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Three CBE Students Receive NSF Fellowships

Three NC State chemical engineering students will join the National Science Foundation Graduate Research Fellowship Program (NSF GRFP) in the fall semester of 2022. Alexis Voulgaropoulos and Daniel Haller, seniors in the Department of Chemical and Biomolecular Engineering, plan to pursue their fellowships at Stanford and Rice, respectively. Lydia Skolrood, a second-year PhD student, is the department’s third recipient this year.

The NSF GRFP is a prestigious fellowship awarded to early-career graduate students who demonstrate potential for significant research achievements in science, technology, engineering or mathematics (STEM). Recipients selected for the NSF GRFP receive three years of financial support over a five-year fellowship with a cost of education allowance for tuition and fees. NSF also provides GRFP fellows with professional development opportunities and encourages students to participate in collaborative research between institutions in national and international scientific communities.

Meet the Students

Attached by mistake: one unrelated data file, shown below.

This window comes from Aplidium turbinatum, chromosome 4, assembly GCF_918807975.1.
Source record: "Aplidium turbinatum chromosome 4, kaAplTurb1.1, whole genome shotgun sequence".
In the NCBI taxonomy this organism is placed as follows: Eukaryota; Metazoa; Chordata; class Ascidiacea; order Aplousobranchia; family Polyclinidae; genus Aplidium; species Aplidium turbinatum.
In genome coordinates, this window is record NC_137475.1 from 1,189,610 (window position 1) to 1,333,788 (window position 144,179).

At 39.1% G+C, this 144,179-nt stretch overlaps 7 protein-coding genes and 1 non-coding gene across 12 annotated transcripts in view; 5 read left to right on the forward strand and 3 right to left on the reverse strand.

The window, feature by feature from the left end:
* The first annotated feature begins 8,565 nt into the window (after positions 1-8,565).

smiling woman in front of talley student union
Alexis Voulgaropoulos

Alexis Voulgaropoulos, from Cornelius, North Carolina, is studying chemical engineering with a minor in biotechnology. She will graduate as a fifth-year student with valuable co-op experience. She says

“I feel extremely fortunate to have received this, as I think many of my peers were equally deserving. This fellowship will help me achieve my aspirations of using chemical engineering technologies to help improve the lives of others. I can’t thank my mentors and friends enough for all of their help and support throughout undergrad and this application process.”

Daniel Haller

Daniel Haller is from Waxhaw, North Carolina. At NC State he is a Park Scholar, a Goldwater Scholar and a member of the University Honors Program. He is also involved in musical ensembles at NC State and volunteer with NC Science Olympiad. He says

“I’m so grateful for the investment and support of my mentors and friends at NC State, who have been instrumental in helping me to win this fellowship. The NSF Graduate Research Fellowship will provide me with flexibility as I begin my training as a researcher in the field of synthetic biology.”

smiling woman with nose ring
Lydia Skolrood

Lydia Skolrood is from Gainesville, Georgia, and earned a bachelor’s degree in chemistry from the University of North Georgia in 2018. She then participated in research internships at Oak Ridge National Laboratory before beginning her PhD at NC State. Under the supervision of Dr. Qingshan Wei, Skolrood currently researches new approaches to sensing plant disease at the point-of-care by developing a portable, smartphone-based sensing platform. She says

“Receiving the NSF fellowship is a huge honor, and I am thankful for every person who has mentored me and encouraged me to pursue it. The support that the GRFP will provide to my research will help me achieve my goals to impact global issues through science.”